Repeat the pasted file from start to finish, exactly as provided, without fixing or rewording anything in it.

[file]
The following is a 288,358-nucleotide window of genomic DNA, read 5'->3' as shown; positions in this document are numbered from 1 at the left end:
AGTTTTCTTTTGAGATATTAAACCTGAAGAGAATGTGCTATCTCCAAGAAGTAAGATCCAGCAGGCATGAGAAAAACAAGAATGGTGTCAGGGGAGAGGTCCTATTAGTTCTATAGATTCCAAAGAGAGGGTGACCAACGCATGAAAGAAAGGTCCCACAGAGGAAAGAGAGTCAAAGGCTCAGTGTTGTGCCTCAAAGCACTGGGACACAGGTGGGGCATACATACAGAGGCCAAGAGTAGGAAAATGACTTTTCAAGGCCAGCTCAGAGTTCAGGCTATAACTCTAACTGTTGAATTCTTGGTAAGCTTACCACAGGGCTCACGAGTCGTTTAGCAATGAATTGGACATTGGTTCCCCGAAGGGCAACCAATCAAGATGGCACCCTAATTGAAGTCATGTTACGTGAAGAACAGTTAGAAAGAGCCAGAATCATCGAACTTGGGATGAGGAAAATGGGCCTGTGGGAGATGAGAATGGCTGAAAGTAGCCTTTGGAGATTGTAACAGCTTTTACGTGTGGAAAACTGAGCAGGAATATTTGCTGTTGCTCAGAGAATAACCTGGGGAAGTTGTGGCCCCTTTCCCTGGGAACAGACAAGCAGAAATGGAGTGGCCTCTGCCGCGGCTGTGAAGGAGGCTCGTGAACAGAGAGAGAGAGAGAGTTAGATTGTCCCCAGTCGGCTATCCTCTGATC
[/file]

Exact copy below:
The following is a 288,358-nucleotide window of genomic DNA, read 5'->3' as shown; positions in this document are numbered from 1 at the left end:
AGTTTTCTTTTGAGATATTAAACCTGAAGAGAATGTGCTATCTCCAAGAAGTAAGATCCAGCAGGCATGAGAAAAACAAGAATGGTGTCAGGGGAGAGGTCCTATTAGTTCTATAGATTCCAAAGAGAGGGTGACCAACGCATGAAAGAAAGGTCCCACAGAGGAAAGAGAGTCAAAGGCTCAGTGTTGTGCCTCAAAGCACTGGGACACAGGTGGGGCATACATACAGAGGCCAAGAGTAGGAAAATGACTTTTCAAGGCCAGCTCAGAGTTCAGGCTATAACTCTAACTGTTGAATTCTTGGTAAGCTTACCACAGGGCTCACGAGTCGTTTAGCAATGAATTGGACATTGGTTCCCCGAAGGGCAACCAATCAAGATGGCACCCTAATTGAAGTCATGTTACGTGAAGAACAGTTAGAAAGAGCCAGAATCATCGAACTTGGGATGAGGAAAATGGGCCTGTGGGAGATGAGAATGGCTGAAAGTAGCCTTTGGAGATTGTAACAGCTTTTACGTGTGGAAAACTGAGCAGGAATATTTGCTGTTGCTCAGAGAATAACCTGGGGAAGTTGTGGCCCCTTTCCCTGGGAACAGACAAGCAGAAATGGAGTGGCCTCTGCCGCGGCTGTGAAGGAGGCTCGTGAACAGAGAGAGAGAGAGAGTTAGATTGTCCCCAGTCGGCTATCCTCTGATC